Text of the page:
Letters from Lodi
An insightful and objective look at viticulture and winemaking from the Lodi
Appellation and the growers and vintners behind these crafts. Told from the
perspective of multi-award winning wine journalist, Randy Caparoso.
Dry cold 2012 winter concerns Lodi winegrowers
By the middle of March the yearly pruning of Lodi’s vineyards, which for big growers can start as early as the December before, is usually all done — just in time for buds left on the naked vines to begin to pop open and grow into new shoots. But because of 2012’s dry winter – less than half the January-February rainfall than normal – many of Lodi’s growers are thinking that March 2012 may have arrived too soon.
It is, however, not the fear that vines may mistake the dry ground for a signal to bud break sooner that worries grapegrowers. It is the fact that there is such low humidity in the air, which can lead to severe temperature drops. This increases the chances of frost damage, which can cause irreparable harm to young, tender buds. “Our concern is not lack of rain, but fear of frost,” according to Borra Vineyards winemaker Markus Niggli. “Our grapes are now in such high demand, and we’re finally starting to get decent prices for them,” says Niggli. “The last thing we need this year is to lose crop to frosts, just as the vines are in bud break.”
Markus Bokisch, who farms close to 1,500 acres of vines in Lodi, tells us, “we’re probably headed for a more uniform bud break, which is okay. Still, the dry winter and enormous of amount of chill hours has to be a concern. We already know that yields will be more moderate this year — that’s already set in the buds” (viticulturists are able to predict the number of grape clusters by dissecting dormant buds). Bokisch adds, “the dryness might be an issue for older vine Zinfandel, but that remains to be seen. One bad cold snap can cause considerable damage, but you know what else is wrong? The weather has been so dry, there’s been no excuses for us to take a few days off to relax — it’s been work, work, work all winter!’”
Of course, dearth of rain can be negated by access to water. Niggli says, “we’ve already turned on the irrigation twice this year, to let water soak into the ground — the first time in the seven years I’ve been here that we’ve had to do that in the winter.” Pruning of Borra’s 150 acres usually takes Niggli and his vineyard manager Manuel Maldonado about seven weeks to complete, but this year they put off doing the work for two to three weeks, depending upon the grape. “Especially for grapes like Viognier and Barbera,” says Niggli, “which might have already been in bud break if we hadn’t delayed pruning. I suspect that we’ll start to see some action in about two weeks.”
Todd Maley, who manages his family’s extensive vineyard holdings on the west side of Lodi between Woodbridge and Peltier, reports, “we just started to irrigate a little, which we’ll probably do again in April before going completely dry in May and June.” Maley says the dry winter does stress the vines somewhat, but agrees with Niggli that “the real threat is frost… Chardonnay, which is usually among the first to bud, is already starting to swell in some vineyards, and you hate the lose that with the first temperature dip.”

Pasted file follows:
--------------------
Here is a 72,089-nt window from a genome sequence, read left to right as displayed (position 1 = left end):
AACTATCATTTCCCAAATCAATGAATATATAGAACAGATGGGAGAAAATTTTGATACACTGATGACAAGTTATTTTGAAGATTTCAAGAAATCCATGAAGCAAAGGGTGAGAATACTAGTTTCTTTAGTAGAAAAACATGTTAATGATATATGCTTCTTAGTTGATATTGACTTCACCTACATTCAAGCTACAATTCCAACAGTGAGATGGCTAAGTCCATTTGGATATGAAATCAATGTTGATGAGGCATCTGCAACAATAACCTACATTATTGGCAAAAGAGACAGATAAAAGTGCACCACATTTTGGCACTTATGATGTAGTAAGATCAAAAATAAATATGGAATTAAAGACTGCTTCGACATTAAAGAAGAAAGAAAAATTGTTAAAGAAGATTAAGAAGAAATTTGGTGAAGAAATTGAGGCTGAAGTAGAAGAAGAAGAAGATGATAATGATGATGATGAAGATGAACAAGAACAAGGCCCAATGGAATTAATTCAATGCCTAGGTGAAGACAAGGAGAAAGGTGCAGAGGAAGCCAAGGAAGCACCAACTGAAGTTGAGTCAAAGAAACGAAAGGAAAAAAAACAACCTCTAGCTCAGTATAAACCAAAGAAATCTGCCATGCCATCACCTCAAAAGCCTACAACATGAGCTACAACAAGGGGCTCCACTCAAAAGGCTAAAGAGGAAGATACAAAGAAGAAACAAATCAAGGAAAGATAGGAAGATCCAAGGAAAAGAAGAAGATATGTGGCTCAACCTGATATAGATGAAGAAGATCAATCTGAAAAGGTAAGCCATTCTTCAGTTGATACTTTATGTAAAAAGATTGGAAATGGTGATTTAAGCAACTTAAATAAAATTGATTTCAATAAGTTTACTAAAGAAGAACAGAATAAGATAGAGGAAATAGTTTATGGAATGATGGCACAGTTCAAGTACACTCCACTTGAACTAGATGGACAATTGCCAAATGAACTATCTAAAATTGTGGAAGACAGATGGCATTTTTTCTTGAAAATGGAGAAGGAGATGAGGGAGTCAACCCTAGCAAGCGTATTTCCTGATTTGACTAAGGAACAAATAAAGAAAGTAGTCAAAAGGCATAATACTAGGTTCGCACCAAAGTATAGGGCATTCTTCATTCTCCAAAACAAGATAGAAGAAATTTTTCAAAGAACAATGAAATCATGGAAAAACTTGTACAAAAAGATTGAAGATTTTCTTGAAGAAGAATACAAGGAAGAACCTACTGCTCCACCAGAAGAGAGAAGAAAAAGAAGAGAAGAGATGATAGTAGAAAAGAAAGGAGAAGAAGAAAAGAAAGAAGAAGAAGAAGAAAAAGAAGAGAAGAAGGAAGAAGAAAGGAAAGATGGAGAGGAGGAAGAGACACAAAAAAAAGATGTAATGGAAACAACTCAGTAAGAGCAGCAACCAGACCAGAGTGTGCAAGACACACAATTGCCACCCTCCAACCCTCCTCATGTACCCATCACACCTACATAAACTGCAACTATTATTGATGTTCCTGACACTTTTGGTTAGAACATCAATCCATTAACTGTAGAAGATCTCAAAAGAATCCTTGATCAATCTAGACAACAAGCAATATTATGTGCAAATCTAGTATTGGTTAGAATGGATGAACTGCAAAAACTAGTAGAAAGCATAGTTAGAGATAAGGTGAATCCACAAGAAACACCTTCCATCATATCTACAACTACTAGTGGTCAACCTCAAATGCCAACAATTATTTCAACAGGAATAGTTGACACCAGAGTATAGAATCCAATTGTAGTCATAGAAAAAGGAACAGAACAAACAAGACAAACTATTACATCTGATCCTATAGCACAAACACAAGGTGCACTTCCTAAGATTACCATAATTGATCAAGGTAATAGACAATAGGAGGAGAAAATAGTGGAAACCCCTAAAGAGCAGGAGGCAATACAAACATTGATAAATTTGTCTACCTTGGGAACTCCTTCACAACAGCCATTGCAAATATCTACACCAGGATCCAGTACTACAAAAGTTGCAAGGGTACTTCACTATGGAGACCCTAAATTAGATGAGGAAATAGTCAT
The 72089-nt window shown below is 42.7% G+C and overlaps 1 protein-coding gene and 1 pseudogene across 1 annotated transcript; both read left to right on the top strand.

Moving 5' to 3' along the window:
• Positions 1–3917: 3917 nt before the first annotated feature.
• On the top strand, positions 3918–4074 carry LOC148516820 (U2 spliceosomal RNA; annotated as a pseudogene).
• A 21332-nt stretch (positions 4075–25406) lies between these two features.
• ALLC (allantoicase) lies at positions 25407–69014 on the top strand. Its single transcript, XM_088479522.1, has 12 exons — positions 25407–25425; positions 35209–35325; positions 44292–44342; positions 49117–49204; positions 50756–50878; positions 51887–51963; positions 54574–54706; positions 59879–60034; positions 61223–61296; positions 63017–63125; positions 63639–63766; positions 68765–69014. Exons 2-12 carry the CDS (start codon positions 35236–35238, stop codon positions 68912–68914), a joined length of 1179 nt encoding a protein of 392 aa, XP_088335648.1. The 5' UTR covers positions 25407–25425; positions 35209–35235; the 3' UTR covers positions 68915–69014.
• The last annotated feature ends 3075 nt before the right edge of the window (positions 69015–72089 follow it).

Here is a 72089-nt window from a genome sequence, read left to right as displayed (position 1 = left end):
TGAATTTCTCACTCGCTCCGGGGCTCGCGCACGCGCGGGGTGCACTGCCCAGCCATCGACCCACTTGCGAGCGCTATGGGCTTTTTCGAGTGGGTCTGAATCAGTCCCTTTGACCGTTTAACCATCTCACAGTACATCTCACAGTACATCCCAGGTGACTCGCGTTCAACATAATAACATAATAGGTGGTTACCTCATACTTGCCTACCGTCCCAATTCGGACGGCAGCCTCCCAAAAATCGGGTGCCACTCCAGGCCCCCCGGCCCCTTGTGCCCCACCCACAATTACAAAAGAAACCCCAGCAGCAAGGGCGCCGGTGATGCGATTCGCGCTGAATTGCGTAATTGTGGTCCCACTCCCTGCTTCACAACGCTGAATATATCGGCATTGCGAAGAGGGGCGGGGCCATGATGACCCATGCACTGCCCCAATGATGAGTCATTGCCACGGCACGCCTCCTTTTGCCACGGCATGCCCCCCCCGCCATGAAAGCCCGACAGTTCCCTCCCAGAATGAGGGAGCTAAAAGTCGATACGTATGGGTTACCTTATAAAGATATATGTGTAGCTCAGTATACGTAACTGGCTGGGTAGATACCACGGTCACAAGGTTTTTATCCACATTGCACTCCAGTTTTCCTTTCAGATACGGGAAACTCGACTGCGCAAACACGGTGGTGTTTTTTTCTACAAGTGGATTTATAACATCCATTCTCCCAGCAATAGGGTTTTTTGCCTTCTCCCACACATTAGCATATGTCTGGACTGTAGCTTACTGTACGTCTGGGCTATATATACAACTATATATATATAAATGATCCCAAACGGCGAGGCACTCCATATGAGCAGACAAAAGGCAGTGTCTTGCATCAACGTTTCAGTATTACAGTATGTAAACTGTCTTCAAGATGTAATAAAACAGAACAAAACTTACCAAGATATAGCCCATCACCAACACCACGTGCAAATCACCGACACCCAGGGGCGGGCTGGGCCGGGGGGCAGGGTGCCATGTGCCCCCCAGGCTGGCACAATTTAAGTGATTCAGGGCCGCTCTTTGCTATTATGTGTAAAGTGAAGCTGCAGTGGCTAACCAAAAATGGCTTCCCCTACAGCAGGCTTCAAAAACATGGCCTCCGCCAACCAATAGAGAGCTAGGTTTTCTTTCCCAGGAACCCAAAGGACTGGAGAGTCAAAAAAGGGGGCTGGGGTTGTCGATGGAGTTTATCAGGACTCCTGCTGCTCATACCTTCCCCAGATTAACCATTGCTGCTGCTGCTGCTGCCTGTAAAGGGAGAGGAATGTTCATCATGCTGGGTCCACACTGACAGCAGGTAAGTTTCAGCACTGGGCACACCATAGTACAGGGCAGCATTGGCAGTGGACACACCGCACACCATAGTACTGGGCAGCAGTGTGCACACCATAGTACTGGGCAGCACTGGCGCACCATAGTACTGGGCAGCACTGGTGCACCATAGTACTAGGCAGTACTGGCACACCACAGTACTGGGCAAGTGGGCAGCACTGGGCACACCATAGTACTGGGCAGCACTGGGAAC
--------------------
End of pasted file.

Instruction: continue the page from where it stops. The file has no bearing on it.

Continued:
But according to Maley, “three years ago we had temperatures in the 80°s in early March, which caused even more of a problem.” If anything, adds Maley, “having such a dry winter means most farmers have gotten their work done a lot sooner than usual, since heavy rains usually delays movement in the vineyards. Just about everyone is done with their disking and weed spraying, and those who have cover crops haven’t had much mowing to do either, since the cover crops didn’t grow very high this year.”
If you look around Lodi next week you might still see some vineyards that are either still not pruned or just beginning to get their late winter haircuts. Citing one of his famous neighbors, The Lucas Winery’s ZinStar Vineyard — traditionally the last to prune in Lodi’s west side — Maley tells us, “if you have a small block, you can delay pruning to the very end, but farmers with 400 or 4,000 acres to prune don’t have that luxury – they’ve got start in January. “ Delaying pruning lessens the chance of frost damage, according to Maley, but “it’s a double-edge sword… conversely, your Zinfandel might take a week or two longer to ripen in October, which puts you at risk of losing crop due to October rains.”
Maley has recently grafted over much of his Merlot to Zinfandel and Petite Sirah – two varieties that are quite susceptible to rot when the rains come – because of the rising demand for these varieties. Like the classic glass-half-empty farmer, he says, “now watch – demand and prices for Merlot will start to rise, now that many of us are changing over to Petite.” Like others, Maley delayed pruning his Petite Sirah, just finishing this past week, mostly out of fear of Eutypa – a fungus that leads to wood rot or, worse yet, dieback of spurs or arms (a problem plaguing Cabernet Sauvignon as well). Delaying pruning does not guarantee avoidance of Eutypa, but it decreases the chance of infections leading to it.
If this business of grape growing sounds suspiciously like a crapshoot, that’s because that’s essentially what it is – with Mother Nature playing The House. That explains, perhaps, why you may be noticing more and more of Lodi’s winemakers attending church services lately!
A photographic rendering of Lodi wine country in winter 2012: